By: Billy Owens, Assistant Sports Editor
File photo by Brendan Felch/ The Towerlight
Towson earned its first win at the Colonial Athletic Association (CAA) tournament in over a decade against Hofstra, before falling to William & Mary in the quarterfinal round at the Jimmy Powell Tennis Center in Elon, North Carolina.
Friday, eighth-seeded Towson couldn’t capitalize on its early doubles momentum, losing to eventual Tournament Champion and top-seeded No. 41 William & Mary 4-0.
The Tigers were in prime position to take the only point off the Tribe throughout the entire tournament, as the No. 1 doubles team of Yevgeniya Shusterman and Lucy Williams blanked Lauren Goodman and Natalia Perry 6-0. The Tribe evened up the doubles at the No. 2 flight, as Rosie Cheng and Olivia Thaler defeated AJ Gomer and Renate van Oorschodt 6-4.
At No. 3 doubles, Barbora Vasilkova and Lucy Gloninger were up 5-4, 40-15 with three match points, but eventually fell to Charlotte Madson and Clara Tanielian 7-5 to give the Tribe the opening doubles point.
William & Mary continued to play consistently strong in the singles flights, clinching three straight-set wins to decide the match and advance to the semifinals. Thaler defeated No. 6 Gloninger 6-2, 6-0, Perry topped No. 2 Gomer 6-0, 6-1, and Cheng beat No. 1 Nicole Shakhnazarova 6-2, 6-1 to take the win. The other matches were left unfinished, which included No. 3 Williams leading 6-1, 2-3 over Tanielian.
Friday’s match was the final match for the Tigers’ five seniors: Shakhnazarova, Vasilkova, Gomer, and co-captains van Oorschodt and Williams.
The Tribe went on to win their 26th CAA conference championship and fourth in a row Sunday, defeating second-seeded James Madison 4-0.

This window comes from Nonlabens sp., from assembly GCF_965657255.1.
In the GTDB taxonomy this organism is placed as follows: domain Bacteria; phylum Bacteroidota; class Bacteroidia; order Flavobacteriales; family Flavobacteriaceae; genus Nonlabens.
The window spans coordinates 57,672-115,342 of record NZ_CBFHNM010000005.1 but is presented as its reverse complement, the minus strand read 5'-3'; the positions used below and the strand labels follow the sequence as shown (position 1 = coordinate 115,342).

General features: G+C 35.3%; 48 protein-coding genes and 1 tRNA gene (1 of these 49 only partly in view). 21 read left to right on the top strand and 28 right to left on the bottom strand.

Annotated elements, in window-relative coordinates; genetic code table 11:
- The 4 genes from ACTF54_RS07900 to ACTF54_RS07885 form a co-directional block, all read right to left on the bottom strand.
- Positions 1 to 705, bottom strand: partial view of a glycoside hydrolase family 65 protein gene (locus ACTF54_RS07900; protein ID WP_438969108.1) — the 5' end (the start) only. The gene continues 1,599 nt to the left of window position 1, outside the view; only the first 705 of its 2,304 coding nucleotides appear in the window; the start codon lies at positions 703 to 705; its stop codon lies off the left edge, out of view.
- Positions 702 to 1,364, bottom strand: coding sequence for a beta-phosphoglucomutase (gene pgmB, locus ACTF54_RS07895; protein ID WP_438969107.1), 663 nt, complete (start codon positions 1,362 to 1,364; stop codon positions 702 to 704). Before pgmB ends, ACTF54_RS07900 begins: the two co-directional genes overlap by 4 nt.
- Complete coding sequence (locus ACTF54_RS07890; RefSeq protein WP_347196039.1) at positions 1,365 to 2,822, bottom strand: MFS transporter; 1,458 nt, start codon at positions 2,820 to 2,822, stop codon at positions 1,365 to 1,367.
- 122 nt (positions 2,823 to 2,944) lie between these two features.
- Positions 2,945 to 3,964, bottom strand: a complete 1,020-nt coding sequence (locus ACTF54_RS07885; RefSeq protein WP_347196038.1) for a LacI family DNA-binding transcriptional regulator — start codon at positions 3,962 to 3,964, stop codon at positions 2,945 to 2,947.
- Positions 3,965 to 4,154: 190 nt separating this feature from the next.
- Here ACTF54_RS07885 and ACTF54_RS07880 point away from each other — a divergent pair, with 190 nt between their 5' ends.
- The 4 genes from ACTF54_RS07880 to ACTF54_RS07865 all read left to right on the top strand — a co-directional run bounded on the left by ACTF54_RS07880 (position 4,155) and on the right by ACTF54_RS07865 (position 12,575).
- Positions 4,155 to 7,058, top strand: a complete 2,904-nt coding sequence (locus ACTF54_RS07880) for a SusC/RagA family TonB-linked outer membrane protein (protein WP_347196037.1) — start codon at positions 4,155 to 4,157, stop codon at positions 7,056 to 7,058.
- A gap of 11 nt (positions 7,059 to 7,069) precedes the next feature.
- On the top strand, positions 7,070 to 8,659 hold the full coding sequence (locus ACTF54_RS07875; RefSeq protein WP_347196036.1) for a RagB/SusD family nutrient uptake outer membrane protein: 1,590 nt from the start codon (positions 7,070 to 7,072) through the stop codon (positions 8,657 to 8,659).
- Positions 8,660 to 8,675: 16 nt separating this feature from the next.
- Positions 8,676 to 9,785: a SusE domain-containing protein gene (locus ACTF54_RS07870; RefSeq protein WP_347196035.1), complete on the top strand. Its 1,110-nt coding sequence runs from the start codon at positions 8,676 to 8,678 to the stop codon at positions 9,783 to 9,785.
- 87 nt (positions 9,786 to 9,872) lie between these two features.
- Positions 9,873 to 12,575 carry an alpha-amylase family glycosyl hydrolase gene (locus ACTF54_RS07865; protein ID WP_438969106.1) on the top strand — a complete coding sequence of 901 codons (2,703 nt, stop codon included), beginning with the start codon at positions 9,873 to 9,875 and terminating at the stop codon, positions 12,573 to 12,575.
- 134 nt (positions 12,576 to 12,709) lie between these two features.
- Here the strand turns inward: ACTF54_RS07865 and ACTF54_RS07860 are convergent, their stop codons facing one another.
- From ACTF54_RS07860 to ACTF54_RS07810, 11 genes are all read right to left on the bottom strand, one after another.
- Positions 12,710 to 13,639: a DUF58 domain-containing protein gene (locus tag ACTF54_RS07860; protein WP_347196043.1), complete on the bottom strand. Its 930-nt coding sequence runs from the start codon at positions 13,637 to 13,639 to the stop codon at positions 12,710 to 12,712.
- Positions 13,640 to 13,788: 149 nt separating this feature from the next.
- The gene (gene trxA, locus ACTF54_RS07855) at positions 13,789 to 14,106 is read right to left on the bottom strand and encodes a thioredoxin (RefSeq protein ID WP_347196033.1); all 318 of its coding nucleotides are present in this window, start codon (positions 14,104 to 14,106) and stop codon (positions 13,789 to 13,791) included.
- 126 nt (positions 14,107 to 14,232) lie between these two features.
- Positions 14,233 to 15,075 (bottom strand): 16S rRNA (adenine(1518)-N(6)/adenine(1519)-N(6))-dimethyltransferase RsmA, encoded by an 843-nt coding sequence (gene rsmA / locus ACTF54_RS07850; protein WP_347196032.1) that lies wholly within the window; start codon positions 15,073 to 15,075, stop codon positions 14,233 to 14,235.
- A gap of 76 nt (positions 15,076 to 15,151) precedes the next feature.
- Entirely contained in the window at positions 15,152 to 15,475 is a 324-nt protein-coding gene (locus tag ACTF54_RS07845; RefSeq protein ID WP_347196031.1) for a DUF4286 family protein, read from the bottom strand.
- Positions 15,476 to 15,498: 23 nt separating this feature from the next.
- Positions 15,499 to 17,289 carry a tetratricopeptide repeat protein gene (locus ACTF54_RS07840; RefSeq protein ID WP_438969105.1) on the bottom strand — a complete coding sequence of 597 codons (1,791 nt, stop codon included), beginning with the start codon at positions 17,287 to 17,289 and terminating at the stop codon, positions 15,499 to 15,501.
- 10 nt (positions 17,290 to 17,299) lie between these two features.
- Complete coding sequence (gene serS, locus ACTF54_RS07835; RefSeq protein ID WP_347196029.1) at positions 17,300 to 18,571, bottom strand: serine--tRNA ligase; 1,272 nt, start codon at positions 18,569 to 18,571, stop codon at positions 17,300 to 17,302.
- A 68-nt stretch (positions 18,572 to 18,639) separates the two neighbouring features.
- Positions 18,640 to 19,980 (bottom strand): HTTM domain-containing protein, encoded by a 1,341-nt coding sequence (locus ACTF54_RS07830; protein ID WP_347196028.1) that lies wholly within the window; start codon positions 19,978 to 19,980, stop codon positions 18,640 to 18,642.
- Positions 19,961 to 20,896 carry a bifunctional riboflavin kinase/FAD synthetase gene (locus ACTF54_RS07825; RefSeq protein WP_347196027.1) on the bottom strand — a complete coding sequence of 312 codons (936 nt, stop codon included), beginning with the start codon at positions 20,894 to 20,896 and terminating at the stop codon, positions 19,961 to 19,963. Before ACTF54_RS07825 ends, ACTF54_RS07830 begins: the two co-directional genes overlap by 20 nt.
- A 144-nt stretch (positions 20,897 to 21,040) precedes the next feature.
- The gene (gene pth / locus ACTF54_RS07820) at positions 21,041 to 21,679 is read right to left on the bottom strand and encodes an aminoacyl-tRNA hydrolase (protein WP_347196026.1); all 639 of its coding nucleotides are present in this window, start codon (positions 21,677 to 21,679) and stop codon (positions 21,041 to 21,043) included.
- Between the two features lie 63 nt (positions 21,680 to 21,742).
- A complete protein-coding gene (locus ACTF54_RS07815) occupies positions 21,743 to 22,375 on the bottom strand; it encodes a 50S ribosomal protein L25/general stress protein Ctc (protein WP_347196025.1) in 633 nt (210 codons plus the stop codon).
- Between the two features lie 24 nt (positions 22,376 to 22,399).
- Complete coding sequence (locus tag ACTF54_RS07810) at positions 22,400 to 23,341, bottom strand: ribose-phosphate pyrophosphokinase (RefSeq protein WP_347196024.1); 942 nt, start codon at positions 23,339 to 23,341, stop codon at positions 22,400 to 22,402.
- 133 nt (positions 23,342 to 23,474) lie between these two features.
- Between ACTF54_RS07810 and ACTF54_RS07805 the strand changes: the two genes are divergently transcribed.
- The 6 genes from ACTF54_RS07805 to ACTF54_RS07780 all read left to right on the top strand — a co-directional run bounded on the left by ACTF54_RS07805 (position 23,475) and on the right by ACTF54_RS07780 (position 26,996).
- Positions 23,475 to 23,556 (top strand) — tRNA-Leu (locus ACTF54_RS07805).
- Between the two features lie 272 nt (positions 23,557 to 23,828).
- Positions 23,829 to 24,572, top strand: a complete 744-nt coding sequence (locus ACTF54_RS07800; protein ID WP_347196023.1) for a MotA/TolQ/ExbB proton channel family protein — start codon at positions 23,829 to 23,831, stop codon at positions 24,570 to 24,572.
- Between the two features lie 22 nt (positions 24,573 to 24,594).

“We had a good performance, and it could have been a great performance but I guess it wasn’t meant to be,” Head Coach Jamie Peterson said. “I think they gave their all in their last match, to have a 6-0 win at No. 1 doubles over a team that’s just knocked off two top 20 teams.”
Thursday, Towson opened the 2018 CAA tournament with a hard-fought 4-1 win over ninth-seeded Hofstra.
Towson took the early lead by securing the opening doubles point, but had to do it from a match down as Michal Kaplan and Alejandra Ruffini beat No. 3 Vasilkova and Gloninger 6-2. Gomer and van Oorschodt responded at No. 2 with a 6-2 victory over Ana Canahuate-Torres and Meheq Khokhar while No. 1 Shusterman and Williams rallied to earn a 7-5 win over Sarah Herndon and Jasmine King.
The Tigers translated that initial doubles confidence into the singles, winning three straight-set flights to claim victory over the Pride. No. 1 Shakhnazarova defeated King 6-1, 6-4, No. 6 Gloninger beat Ronia Dolabany 6-3, 6-4, and No. 4 Shusterman closed out Herndon 6-2, 7-5 to give the Tigers their first CAA tournament win in 11 years.
“It was a little bit tighter than the score indicated, like with William & Mary, but we were able to play clutch tennis when we needed to,” Peterson said. “We were able to close things out when we had to, so we did exactly what we needed to do.”
The Tigers may not have reached the 18-win goal that they set for themselves back in February, but Peterson remains impressed with the season as a whole — especially considering that this season’s schedule was one of the toughest in program history.
“We have a lot to be proud of as a team, in particular the commitment the five seniors have made over their four years,” Peterson said.
Four new Tigers will be joining the team for the fall season, which will consist of a few tournaments as well as an alumni event, Peterson said.
He also said the spring 2019 schedule will be similarly tough, as Towson is slated to play new opponents San Jose State, Maryland and Rutgers, as well as 2018 opponents Penn State, West Virginia and Buffalo.